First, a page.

150 years ago (1873)
There is nothing purer than honesty. Nothing warmer than love. Nothing richer than wisdom. Nothing
brighter than virtue. Nothing more steadfast than faith. These unified in one mind, form the purest,
sweetest, warmest, brightest and most steadfast happiness.
100 years ago (1923)
Work began of gravelling a mile of the Mokane Road between the Whitlow and Fennell places on
Monday. The Mokane road in the Fulton District is to have several minor improvements as the rough
places are to be filled in with cinders and a concrete culvert is to be built at the Fennell place, according
to P. D. Thurmond, engineer for the district. Work on the last miles of the Jefferson City Road in the
Fulton district is to begin this week. Gravel was placed on that part of the road last fall, but was not
smoothed over and is now pretty rough. Scarifying and then smoothing is expected to put that road in
good condition. Roads in all parts of the county are in fine shape because farmers are keeping the
highways along their farms dragged.
Announcement that a charter has been granted to the Fulton Rotary Club was made at the weekly
luncheon of the club at the Palace Hotel. The number of the charter is 1381. The charter will be
presented by Will Keith of Chillicothe, president of the fourteenth district of International Rotary, at a
charter party on a later date. Practically the entire membership plans to attend the district convention
to be held in Jefferson City if weather and road conditions are such as to permit automobile travel
between Fulton and Jefferson City.
75 years ago (1948)
The Good Neighbor awards at the Tom Breneman 'Breakfast In Hollywood' party, sponsored by the Band
Mothers Club, were awarded to Mrs. E. B. Edney and Philip Backer and the letter nominating Miss Sadie
Hereford won honorable mention.
Mrs. Dewey Williamson, 611 Bluff Street, wrote as follows: I have the best neighbor in town, Mrs. Iva
Edney. She goes every morning to see about two elderly ladies up the street. If they are unable to go
after their groceries, she does that for them. Once a week she does their wash, returning it spic and
span. She drives one of them to Sunday School and Church and Wednesday prayer. She teaches Sunday
School. If one of her little girls don't show, she is out to see what is wrong. She makes as high as 50-100
visits to the sick per month. She is wonderful in time of sorrow. I KNOW, because she was so faithful to
me, helping me in many ways...
Miss Goldie Backer wrote the following letter about her uncle, Philip Backer: the person about whom I
am writing is 83 years of age and has long been known and referred to as the 'friendliest man in town'-
Mr. Philip Backer. Mr. Backer is a devoted husband and father and is happiest when he is doing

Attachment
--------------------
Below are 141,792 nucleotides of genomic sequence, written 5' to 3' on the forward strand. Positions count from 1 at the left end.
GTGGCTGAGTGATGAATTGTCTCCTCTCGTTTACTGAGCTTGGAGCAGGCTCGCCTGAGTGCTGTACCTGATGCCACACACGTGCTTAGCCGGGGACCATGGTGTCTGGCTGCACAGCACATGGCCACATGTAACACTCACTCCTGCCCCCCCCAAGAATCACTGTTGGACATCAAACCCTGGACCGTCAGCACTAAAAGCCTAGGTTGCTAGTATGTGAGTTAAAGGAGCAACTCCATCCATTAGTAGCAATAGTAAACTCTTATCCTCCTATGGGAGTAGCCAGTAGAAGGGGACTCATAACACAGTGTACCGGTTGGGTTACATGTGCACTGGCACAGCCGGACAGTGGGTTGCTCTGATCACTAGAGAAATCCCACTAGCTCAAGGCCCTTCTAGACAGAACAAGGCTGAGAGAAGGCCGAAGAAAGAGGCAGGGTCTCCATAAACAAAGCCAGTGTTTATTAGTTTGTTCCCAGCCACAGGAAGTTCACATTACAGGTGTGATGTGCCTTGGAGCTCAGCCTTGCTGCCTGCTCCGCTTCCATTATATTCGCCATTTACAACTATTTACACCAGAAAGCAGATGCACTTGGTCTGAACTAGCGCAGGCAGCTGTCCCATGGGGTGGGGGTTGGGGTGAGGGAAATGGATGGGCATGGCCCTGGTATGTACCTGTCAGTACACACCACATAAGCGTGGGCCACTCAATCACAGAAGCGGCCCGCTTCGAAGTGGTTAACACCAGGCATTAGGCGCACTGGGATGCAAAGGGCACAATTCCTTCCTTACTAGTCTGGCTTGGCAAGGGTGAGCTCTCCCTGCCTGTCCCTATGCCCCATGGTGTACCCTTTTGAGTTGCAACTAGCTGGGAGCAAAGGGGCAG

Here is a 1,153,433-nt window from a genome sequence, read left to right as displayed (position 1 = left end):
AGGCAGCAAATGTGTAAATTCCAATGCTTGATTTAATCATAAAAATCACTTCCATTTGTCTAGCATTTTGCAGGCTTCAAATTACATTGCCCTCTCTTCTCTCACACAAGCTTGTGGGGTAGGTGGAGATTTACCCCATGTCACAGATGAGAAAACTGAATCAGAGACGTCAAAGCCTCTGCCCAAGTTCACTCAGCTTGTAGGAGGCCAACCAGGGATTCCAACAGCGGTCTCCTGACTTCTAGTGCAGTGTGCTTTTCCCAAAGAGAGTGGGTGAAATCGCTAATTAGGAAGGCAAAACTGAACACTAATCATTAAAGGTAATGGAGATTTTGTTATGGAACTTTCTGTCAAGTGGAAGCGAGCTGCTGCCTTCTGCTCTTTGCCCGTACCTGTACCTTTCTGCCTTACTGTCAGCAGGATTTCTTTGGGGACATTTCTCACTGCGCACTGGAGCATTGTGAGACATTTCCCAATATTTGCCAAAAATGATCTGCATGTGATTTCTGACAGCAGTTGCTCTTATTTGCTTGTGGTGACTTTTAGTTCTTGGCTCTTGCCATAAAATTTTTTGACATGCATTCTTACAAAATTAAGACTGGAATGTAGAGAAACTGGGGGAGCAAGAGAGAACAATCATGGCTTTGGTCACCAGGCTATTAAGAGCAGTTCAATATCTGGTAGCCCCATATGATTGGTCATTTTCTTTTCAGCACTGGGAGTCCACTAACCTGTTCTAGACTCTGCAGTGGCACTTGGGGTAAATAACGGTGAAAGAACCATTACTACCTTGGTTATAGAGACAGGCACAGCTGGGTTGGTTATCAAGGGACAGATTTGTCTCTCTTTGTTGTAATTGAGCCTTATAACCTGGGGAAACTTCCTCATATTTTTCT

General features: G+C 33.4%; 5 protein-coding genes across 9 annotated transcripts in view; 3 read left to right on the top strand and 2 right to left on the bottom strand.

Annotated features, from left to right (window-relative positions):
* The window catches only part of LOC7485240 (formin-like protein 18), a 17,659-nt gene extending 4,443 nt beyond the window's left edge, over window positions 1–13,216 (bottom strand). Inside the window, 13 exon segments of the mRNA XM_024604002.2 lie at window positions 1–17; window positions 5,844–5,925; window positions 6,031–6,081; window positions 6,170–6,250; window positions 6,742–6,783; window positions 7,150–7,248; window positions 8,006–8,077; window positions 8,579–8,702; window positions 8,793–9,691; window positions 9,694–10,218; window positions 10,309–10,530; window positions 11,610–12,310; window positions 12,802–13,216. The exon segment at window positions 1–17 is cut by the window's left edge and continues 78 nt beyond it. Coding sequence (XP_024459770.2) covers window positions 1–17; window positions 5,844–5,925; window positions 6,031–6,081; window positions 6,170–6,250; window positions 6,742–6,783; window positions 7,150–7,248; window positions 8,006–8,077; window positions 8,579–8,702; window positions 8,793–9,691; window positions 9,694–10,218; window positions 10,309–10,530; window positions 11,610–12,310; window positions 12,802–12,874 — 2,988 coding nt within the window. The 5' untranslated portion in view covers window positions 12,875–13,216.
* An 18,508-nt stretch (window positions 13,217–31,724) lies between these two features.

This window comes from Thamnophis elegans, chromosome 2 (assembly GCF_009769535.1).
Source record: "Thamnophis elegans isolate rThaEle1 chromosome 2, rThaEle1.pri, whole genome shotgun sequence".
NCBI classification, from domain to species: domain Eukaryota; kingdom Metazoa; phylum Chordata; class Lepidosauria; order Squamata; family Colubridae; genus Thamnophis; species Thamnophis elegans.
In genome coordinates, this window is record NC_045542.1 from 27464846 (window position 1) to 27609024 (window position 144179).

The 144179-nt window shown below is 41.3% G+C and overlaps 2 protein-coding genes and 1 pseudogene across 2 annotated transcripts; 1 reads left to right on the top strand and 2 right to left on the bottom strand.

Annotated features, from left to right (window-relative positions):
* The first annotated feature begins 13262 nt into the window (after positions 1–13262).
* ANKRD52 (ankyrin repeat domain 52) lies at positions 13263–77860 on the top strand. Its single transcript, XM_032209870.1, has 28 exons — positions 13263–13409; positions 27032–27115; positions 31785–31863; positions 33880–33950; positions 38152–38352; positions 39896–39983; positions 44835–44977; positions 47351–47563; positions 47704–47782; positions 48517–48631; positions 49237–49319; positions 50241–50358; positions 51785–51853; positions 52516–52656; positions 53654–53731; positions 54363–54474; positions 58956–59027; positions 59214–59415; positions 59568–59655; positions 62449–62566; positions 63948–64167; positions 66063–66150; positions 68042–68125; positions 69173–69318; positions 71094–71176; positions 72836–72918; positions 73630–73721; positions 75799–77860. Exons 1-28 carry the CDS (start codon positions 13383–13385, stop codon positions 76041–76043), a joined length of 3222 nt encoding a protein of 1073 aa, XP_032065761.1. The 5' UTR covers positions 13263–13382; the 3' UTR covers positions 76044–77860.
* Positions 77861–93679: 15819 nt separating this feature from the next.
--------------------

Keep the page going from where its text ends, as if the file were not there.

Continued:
something for some one. He visits the sick, takes flowers to brighten their room and takes food to the
needy. He visits strangers who are confined to the hospital because of accidents on the highway or from
other causes. Yearly, he has received a Christmas card from a Japanese physician who appreciated his
visit when he was confined to the hospital after being in a wreck on Highway 40...He loves his church,
the Evangelical and Reformed Church where he has performed every duty at some time, other than
serve as the minister...
Mrs. Mary Logan Guthrie Meier of Boulder Springs, Colorado, writes: when we lived at 707 Jefferson
Street, I remember that our neighbor, Mrs. J. D. Sitton never let a birthday pass without sending over a
pan of her wonderful custard rolls...Tom Watson used to give me the thrill of my life by letting me ride
way up high on the driver's seat when he drove the bus to meet the train. Mrs. Katie Jones was so
generous to the "Guthrie girls." There were never any better neighbors than Roger and Dolly Gorrell.
Mother and I often speak of the neighbors we had on Court Street- Mrs. Polk McClanahan, Jahlie Harris,
the Bartleys, the Bush twins, the Renoes, Mrs. Charles Wilson, Goldie and Clay McGregor. I could go on
forever naming the good neighbors we had in Fulton! I would like to single out one in particular: Miss
Sadie Hereford who is remembered most fondly. She has little of this world's earthly goods, but she is
one of the most cheerful, unselfish persons I know...Best wishes for a most successful Tom Breneman
show. Wish I could be there for the fun.
50 years ago (1973)
(From an advertisement). The Dawning of Hardee's- Where the Burgers are Charco-broiled. Hardee's is
coming soon. Watch for it.
(From an advertisement). Now Open for Breakfast, Lunch or Dinner. The Little Dixie Lake Concession
Stand. Complete assortment of fishing tackle. Boat and Motor rental. Everything on hand to complete
your day of fishing. Open sun up to 9:00 p. m. Little Dixie Lake, 10 miles west on 'Old Columbia Road" at
(From caption of photo by Bonnie Burden). The Clothes Cupboard is open and ready for business at the
back door of the bus station building at Fifth and Ravine Streets. Mrs. J. W. Prada, Mrs. Minnie Willett
and Dr. John Gates are all board members and volunteer workers at the clothing resale store. The low
cost clothing outlet is sponsored by the Fulton Council of Churches with assistance from many area
churches and Ecumenical Ministries. The sewing machine was donated by the family of Bill and Doug
Dawson in their memory. Mrs. Willett says it has been great help in repairing donated clothing.
25 years ago (1998)
A third Casey's General Store will open in Fulton in July at 2407 North Bluff Street. The store will have 2-
4 fulltime and 6-8 part time employees. Fulton's existing Casey's General Stores are on West Fourth
Street and Business 54 South.